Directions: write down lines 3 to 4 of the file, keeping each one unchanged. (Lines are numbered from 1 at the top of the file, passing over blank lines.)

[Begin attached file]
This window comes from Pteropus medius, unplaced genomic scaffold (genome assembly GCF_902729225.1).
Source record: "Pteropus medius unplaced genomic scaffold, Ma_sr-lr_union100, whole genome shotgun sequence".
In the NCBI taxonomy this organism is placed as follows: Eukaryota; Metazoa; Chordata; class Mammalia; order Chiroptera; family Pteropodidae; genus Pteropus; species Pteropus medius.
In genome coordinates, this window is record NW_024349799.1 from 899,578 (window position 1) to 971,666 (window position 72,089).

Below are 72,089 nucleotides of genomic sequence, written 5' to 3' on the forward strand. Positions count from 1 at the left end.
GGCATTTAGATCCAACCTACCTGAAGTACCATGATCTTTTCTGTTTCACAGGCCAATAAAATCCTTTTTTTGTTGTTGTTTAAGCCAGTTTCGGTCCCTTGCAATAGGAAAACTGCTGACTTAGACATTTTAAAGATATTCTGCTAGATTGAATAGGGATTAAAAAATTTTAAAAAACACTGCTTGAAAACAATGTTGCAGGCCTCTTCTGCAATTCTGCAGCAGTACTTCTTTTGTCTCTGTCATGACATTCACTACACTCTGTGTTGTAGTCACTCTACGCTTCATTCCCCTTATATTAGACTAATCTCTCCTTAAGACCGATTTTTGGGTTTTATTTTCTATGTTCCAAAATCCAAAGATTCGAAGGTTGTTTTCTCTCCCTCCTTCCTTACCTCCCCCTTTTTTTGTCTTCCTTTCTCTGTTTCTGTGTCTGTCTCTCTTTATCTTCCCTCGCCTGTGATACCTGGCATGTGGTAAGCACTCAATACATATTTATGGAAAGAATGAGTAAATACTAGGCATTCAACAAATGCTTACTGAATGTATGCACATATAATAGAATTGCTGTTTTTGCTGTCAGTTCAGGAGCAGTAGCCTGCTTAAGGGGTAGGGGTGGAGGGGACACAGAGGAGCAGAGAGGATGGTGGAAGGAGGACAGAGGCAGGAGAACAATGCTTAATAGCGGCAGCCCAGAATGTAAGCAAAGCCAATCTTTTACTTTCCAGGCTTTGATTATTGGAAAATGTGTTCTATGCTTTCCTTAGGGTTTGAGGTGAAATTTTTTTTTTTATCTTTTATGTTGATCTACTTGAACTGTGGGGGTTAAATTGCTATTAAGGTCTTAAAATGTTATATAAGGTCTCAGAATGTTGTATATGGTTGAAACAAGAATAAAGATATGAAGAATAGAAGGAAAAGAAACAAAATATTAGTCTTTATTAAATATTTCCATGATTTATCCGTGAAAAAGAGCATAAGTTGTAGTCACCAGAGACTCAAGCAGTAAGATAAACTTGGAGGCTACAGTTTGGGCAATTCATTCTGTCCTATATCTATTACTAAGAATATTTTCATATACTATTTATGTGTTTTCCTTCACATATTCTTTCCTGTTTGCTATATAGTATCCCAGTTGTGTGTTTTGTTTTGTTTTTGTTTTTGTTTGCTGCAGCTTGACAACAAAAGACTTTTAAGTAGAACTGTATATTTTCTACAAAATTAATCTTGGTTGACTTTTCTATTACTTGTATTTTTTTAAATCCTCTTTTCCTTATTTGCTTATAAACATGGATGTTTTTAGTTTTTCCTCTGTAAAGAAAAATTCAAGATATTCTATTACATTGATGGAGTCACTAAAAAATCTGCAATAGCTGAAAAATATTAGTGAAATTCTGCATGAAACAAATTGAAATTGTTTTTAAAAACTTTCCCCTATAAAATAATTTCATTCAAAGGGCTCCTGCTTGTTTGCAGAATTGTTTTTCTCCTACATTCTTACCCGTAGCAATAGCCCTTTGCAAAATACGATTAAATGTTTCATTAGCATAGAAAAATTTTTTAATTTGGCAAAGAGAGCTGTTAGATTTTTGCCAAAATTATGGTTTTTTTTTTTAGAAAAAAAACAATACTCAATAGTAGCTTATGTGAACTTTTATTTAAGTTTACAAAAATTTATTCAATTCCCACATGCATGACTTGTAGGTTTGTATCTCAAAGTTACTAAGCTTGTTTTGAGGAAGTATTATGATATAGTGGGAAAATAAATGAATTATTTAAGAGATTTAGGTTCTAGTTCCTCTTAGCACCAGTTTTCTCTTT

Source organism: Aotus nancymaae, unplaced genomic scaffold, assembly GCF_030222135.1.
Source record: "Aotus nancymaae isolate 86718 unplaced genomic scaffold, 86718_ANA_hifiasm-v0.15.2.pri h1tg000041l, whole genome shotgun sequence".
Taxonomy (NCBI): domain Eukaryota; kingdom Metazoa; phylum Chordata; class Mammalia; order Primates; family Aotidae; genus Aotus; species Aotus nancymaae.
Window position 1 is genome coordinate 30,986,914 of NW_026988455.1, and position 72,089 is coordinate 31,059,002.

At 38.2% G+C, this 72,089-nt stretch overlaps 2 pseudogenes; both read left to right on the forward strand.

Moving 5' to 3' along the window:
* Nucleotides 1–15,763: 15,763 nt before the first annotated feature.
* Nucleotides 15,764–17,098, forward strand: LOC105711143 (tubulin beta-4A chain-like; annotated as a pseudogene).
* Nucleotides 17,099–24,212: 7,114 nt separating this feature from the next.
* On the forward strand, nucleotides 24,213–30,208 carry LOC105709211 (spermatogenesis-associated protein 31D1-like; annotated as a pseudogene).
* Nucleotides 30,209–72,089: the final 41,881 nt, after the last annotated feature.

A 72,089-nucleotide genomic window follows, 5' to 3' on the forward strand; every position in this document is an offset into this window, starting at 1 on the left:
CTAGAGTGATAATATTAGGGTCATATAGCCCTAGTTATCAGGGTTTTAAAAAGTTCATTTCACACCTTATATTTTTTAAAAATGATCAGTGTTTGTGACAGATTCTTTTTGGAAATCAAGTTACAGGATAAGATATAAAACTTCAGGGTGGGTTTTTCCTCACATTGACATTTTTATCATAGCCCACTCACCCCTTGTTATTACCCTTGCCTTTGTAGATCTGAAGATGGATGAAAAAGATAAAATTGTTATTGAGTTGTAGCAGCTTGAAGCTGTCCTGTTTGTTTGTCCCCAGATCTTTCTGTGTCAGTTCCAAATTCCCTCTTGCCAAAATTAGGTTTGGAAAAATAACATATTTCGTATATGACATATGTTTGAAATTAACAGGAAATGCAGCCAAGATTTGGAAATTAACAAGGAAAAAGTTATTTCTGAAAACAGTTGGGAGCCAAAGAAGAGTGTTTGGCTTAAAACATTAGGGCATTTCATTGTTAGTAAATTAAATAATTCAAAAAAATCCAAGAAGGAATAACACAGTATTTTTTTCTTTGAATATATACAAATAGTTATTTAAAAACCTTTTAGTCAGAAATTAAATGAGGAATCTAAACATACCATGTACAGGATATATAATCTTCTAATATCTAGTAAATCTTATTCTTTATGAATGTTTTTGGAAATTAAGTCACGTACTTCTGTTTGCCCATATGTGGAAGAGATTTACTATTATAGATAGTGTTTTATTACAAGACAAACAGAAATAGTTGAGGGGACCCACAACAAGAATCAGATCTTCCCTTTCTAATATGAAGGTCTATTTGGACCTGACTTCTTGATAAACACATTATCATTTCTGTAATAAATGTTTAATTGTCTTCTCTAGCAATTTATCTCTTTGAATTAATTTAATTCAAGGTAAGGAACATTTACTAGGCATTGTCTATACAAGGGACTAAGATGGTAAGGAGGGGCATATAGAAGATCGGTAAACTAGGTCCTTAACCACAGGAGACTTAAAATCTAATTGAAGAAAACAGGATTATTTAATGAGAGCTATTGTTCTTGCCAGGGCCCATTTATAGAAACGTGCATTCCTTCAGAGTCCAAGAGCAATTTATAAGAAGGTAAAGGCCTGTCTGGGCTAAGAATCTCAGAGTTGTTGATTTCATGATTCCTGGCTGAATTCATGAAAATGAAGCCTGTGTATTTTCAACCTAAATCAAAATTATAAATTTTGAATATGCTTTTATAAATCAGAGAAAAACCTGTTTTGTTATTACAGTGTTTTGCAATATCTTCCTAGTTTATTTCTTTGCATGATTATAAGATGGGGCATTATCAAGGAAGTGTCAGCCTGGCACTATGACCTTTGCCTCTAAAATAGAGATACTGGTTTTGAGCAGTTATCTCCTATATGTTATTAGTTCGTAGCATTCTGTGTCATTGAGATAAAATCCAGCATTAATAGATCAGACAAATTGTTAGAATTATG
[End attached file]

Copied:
In the NCBI taxonomy this organism is placed as follows: Eukaryota; Metazoa; Chordata; class Mammalia; order Chiroptera; family Pteropodidae; genus Pteropus; species Pteropus medius.
In genome coordinates, this window is record NW_024349799.1 from 899,578 (window position 1) to 971,666 (window position 72,089).